But if I could overlook the insanity of my chaotic training schedule, race days were another matter entirely. With AV responsible for many of the events I wanted to compete in, racing was often not possible. When it was, it meant balancing racing with work duties, a combination met with justifiably begrudging approval from my superiors. Far from enjoying the chance to experience the best of both worlds, these occasions were generally met with a feeling of sick panic, and a sense of overwhelming dread that both my work and my racing would suffer as a result of each other. More often than not, both did.
The final straw came at the Victorian Cross Country Championships, where I managed an unconvincing third place in the men’s 12km after six hours on my feet throughout the morning’s junior races. I had stood on the start line physically, mentally and emotionally exhausted, and spent much of the race in which I had come second the previous year staring at the very real possibility of missing the top-six placing required for automatic selection for the Australian Championships. Having arrived in the early-morning mist, I left Bundoora Park in fading sunlight, with a full evening of post-event work ahead of me, feeling emptier than I had in a long while.
I have always loved the act of running itself. There is a certain exhilaration that comes with the journey – the feeling of being at one with my surrounds, with only the steady cadence of my footfall and gentle rush of air past my face to break the silence. But race day has always been the driving force behind my running; the army of steely-eyed warriors falling into formation on the start line, both friend and foe alike – united in the struggle yet divided in the quest for glory; the crack of the starter’s pistol, sending forth a burst of adrenaline to unleash the competitive beast within; and the solitary triumph of knowing my successes were mine and mine alone. It was, quite simply, what I lived for, and it wasn’t until it was compromised so severely that I was finally able to admit this to myself. Suddenly, it was overwhelmingly clear what had to be done.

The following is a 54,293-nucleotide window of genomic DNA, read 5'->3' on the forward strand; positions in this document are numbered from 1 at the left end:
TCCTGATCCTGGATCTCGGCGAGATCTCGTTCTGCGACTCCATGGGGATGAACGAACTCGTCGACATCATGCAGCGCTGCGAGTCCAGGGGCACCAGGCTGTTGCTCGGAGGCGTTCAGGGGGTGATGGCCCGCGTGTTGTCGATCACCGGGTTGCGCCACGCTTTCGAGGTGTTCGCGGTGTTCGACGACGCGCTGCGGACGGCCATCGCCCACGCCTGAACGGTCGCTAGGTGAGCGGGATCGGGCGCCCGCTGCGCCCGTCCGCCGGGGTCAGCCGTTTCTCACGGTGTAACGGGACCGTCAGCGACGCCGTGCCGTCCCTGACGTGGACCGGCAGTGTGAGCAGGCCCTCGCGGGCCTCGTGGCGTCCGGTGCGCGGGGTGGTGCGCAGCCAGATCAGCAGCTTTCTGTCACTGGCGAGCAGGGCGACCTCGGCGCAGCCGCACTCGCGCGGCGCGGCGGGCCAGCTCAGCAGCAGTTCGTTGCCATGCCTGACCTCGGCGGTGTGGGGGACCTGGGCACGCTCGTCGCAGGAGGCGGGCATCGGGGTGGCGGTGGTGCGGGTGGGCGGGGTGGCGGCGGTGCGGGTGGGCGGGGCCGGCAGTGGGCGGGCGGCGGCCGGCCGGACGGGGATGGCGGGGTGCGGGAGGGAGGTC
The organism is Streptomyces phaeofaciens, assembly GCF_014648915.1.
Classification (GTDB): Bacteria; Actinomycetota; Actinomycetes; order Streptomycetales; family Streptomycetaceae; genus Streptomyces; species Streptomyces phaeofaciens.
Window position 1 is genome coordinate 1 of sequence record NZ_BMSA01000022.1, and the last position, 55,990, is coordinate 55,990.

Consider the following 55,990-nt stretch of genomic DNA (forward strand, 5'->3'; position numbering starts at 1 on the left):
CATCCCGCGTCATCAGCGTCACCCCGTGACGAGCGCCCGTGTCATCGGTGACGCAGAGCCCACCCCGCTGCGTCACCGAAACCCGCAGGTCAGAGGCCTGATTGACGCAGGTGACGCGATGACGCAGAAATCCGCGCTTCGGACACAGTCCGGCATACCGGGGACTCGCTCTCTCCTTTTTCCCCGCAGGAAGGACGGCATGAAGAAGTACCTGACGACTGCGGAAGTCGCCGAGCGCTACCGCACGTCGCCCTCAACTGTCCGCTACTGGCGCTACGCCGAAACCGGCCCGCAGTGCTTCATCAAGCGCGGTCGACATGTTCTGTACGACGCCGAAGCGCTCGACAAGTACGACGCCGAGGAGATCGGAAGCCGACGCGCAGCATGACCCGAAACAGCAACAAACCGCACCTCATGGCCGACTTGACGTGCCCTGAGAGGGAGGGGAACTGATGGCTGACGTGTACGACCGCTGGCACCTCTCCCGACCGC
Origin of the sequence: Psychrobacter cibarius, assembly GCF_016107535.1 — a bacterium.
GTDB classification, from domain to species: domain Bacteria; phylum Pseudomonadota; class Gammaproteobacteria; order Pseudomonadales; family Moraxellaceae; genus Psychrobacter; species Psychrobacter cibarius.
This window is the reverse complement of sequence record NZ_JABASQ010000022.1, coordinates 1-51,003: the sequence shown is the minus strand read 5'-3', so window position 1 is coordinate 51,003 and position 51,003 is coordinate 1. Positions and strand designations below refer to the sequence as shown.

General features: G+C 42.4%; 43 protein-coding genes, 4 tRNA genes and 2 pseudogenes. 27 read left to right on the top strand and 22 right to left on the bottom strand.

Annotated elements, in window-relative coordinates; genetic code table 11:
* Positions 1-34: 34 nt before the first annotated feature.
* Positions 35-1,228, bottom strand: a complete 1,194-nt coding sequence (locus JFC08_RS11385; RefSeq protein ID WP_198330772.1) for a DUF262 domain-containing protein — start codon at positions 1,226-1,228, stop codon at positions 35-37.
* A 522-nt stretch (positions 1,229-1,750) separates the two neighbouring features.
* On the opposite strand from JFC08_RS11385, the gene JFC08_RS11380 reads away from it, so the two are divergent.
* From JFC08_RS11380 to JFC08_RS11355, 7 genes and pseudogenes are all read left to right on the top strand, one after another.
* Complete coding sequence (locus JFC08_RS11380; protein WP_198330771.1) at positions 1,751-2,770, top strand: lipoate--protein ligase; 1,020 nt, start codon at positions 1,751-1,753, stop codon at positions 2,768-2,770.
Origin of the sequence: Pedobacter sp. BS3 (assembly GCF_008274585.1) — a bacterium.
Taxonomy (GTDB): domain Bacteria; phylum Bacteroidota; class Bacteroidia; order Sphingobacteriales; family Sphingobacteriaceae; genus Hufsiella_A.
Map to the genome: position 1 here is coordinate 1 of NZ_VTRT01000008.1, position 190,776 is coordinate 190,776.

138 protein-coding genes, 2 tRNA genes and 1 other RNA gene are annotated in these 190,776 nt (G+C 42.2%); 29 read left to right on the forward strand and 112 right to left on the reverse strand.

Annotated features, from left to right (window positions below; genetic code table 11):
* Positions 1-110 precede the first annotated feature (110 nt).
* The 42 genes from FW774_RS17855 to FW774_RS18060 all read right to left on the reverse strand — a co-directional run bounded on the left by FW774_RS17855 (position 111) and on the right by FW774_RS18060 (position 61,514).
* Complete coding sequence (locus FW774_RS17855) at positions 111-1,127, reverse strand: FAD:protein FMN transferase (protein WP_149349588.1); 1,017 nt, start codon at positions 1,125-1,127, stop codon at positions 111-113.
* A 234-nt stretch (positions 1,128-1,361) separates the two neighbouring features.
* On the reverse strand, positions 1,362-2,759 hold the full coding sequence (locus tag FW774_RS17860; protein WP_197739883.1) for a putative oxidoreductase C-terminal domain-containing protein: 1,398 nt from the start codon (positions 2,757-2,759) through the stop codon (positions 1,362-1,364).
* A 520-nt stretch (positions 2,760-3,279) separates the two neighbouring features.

It is early days in my new role with Run 4 Your Life. Adapting to a working life without the structure that an office environment provides has been a challenge, but already the benefits for my running are clear. I have more energy, am keeping sensible hours, and already planning a trip to California for some races in the first half of next year. What’s more, the work itself is tailor-made for my editorial background, and I am looking forward to the chance to exert my influence on the magazine and help shape its future.
I am mindful of my new financial constraints, and have adjusted my budget and savings goals accordingly. Increasingly, I am aware of the possibility of failure, and that despite giving myself every opportunity to succeed with my running, there are no guarantees. What then for my next move? What will a prospective employer think of a man willing to sacrifice a full-time career to run around in circles? They couldn’t possibly understand – sometimes I barely understand myself.
But with the raw emotion of a race day gone wrong now a distant memory, I remain convinced that I have made the right choice. I am where I am because of a rare and wonderful opportunity – an opportunity I chose to take. To remain where I was would have been to let that opportunity slip by. And no matter what happens from here on in, I would rather live with a decision that comes back to haunt me than have made no decision at all.
I am the editor of a prominent sports publication. True to his original ambition, the working man lives on. But I am also a runner. And the next time a friend of a friend asks the all-too-familiar question, I may just have to think twice before I respond.